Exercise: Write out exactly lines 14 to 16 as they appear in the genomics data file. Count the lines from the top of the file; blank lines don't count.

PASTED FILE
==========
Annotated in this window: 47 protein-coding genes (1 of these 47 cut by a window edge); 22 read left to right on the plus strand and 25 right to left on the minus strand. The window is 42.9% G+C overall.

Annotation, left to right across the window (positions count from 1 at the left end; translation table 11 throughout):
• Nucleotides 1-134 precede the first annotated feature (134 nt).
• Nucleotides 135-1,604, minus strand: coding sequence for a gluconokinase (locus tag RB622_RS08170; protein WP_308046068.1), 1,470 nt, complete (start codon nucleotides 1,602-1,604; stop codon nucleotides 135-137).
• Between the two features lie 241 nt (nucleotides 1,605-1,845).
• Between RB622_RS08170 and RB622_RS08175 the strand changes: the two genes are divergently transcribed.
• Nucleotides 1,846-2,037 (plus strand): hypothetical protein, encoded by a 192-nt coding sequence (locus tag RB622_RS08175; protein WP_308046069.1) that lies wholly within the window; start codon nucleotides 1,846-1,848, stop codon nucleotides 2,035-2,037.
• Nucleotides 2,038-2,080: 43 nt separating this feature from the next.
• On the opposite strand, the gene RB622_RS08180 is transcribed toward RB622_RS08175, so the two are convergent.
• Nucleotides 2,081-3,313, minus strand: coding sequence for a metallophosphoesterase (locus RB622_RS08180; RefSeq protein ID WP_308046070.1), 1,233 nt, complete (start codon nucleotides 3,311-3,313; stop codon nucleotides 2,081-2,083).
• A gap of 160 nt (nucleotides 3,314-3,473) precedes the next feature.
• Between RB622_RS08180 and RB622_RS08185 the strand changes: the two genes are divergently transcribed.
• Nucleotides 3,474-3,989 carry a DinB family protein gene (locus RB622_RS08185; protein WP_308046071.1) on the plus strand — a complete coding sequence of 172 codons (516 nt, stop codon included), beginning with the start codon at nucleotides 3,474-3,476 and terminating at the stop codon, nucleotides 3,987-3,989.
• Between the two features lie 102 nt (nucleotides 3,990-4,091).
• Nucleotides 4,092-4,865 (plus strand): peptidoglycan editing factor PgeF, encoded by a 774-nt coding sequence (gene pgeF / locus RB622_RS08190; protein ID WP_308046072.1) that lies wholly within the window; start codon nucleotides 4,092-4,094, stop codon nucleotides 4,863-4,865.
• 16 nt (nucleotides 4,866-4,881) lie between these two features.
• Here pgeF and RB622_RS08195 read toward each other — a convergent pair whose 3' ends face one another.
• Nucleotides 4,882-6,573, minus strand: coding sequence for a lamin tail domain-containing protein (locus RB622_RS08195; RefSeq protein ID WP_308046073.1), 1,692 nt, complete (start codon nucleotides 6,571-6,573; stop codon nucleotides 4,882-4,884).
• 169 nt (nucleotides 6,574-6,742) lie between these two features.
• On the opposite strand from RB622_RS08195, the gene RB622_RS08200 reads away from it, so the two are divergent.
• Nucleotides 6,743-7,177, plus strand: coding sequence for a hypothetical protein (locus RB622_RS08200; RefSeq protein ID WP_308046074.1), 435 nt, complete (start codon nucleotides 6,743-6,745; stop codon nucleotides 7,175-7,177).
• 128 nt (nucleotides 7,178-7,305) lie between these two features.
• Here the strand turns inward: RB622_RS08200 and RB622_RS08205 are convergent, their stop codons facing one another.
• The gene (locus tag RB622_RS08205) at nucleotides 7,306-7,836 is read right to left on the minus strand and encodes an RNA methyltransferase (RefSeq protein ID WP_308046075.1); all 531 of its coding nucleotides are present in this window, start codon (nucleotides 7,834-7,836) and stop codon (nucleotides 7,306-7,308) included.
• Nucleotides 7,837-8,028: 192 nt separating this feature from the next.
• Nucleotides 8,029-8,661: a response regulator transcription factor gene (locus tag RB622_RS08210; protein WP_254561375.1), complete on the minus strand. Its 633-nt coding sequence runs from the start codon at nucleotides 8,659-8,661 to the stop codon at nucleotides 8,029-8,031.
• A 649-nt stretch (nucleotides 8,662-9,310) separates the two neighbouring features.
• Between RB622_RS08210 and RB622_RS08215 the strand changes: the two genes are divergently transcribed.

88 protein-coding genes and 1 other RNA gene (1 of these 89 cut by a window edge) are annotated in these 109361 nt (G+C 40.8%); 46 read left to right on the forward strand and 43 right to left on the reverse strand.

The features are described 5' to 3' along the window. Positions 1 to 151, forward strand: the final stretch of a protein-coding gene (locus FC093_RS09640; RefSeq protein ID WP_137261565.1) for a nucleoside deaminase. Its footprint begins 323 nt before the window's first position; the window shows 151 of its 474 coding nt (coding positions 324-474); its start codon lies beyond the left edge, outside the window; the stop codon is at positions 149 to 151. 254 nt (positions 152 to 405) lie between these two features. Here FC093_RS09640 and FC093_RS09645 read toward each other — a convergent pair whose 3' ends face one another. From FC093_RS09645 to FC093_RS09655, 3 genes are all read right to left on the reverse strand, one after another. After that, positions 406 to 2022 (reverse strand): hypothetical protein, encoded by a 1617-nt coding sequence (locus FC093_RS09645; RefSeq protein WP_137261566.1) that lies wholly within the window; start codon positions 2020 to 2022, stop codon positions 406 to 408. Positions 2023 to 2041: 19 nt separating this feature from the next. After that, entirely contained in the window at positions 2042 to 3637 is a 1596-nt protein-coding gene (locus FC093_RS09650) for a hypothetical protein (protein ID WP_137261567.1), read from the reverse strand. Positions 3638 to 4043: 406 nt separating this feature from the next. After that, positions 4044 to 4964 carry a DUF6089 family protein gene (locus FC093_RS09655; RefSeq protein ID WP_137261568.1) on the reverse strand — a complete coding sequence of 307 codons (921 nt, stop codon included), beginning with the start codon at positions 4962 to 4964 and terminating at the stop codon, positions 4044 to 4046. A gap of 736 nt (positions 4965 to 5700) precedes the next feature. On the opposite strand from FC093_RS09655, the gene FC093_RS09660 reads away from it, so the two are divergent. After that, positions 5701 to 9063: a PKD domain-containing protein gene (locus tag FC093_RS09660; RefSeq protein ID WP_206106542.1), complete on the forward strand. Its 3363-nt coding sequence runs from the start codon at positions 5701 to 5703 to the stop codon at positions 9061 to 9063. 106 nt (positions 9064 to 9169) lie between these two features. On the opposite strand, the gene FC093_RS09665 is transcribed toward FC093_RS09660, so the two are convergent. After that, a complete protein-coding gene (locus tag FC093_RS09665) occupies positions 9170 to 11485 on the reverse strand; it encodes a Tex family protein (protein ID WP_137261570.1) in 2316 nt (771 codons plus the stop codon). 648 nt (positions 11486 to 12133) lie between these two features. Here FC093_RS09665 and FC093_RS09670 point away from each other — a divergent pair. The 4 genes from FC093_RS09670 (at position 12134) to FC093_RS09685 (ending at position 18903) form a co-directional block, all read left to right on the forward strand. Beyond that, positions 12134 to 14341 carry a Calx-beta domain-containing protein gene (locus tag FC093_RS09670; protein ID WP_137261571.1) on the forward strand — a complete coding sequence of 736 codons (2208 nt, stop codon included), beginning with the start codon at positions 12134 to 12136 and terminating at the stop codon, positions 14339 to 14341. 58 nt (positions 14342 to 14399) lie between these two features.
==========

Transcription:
• Between the two features lie 102 nt (nucleotides 3,990-4,091).
• Nucleotides 4,092-4,865 (plus strand): peptidoglycan editing factor PgeF, encoded by a 774-nt coding sequence (gene pgeF / locus RB622_RS08190; protein ID WP_308046072.1) that lies wholly within the window; start codon nucleotides 4,092-4,094, stop codon nucleotides 4,863-4,865.
• 16 nt (nucleotides 4,866-4,881) lie between these two features.